Glaring error rectified
Sunday, 30th April, 2017
I made brief mention in my last blog of the glaring omission of an access door in the newly installed port side upper wing fillet of my model. This evoked for me an earlier and yet more serious error when, while skinning the fuselage, I left off the much larger door to the battery compartment in the starboard side.
It is a drawback of the litho plate cladding technique that it is almost impossible to remove the delicate aluminium skin once it is fixed in place with contact adhesive. Yes, it will come off with brute force, but not without taking a lot of the balsa substrate with it and doing irreparable damage to adjacent panels. If a repair is to to be effected, it has to be done in situ.
I began by cutting a template for the access door in a scrap of litho plate. The eagle eyed will note that I simplified its shape slightly so as to increase the chances of success. The template is then taped securely into position on the model.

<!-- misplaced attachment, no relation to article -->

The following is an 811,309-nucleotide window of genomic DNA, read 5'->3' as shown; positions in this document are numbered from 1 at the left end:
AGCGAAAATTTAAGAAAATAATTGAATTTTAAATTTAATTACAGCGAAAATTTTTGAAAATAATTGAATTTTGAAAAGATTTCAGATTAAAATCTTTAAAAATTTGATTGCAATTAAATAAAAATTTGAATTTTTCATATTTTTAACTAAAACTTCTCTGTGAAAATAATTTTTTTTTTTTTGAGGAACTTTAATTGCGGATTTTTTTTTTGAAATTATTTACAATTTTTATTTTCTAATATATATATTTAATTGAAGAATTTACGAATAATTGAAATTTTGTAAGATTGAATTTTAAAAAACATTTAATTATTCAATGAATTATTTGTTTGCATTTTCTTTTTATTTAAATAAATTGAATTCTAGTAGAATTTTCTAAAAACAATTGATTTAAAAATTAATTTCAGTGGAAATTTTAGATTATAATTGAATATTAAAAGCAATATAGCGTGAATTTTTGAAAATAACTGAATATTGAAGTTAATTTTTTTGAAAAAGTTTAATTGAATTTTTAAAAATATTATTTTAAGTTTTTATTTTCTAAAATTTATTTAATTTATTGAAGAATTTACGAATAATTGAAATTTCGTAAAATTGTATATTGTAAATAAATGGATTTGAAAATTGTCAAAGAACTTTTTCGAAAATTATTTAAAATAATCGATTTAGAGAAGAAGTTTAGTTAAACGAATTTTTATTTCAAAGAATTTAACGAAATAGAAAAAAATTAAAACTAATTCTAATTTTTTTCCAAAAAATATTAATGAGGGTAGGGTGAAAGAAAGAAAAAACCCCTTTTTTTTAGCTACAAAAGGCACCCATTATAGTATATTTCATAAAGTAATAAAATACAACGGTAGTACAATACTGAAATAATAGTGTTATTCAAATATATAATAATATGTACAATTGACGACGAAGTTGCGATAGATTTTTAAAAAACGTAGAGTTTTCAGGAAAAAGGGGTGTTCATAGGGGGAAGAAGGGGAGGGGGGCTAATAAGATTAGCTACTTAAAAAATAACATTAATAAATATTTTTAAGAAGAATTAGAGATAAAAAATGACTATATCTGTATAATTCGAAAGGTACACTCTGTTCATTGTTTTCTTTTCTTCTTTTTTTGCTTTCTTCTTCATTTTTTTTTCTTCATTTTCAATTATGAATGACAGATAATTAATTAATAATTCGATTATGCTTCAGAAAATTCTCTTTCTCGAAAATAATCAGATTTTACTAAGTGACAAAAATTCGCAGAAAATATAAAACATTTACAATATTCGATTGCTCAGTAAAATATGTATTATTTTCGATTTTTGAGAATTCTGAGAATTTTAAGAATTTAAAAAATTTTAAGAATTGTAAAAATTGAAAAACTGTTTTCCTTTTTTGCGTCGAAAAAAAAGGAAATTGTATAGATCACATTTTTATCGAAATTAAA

Now for the tricky stage, which requires a very sharp and fine-pointed scriber. I used a stout sewing machine needle chucked in a pin vice.
The process, which cannot be rushed, particularly during the opening stages, involves repeated light strokes of the scriber using the fixed template as a guide. At first the strokes must be feather light for it is very easy to slip, with almost certain disfigurement to the metal panel. But slowly, as a groove is formed the pressure can be increased. I can help to add a tiny drop of machinist’s cutting oil to smooth the process and prevent judder.
Eventually, after half an hour’s work in this case, the needle point starts to break through the 11 thou thick alloy. Then it is just a matter of persevering until a clean, regular and all-round cut has been effected.
With the template removed the slight ridges created along the cut line can be removed with fine abrasive paper and the job is done and ready for the routine rivet detail.
I was lucky to get away with the same sin twice in a row. Yes the gap around the small door is probably slightly overdone – yet a small price to pay in the face of omitting it altogether!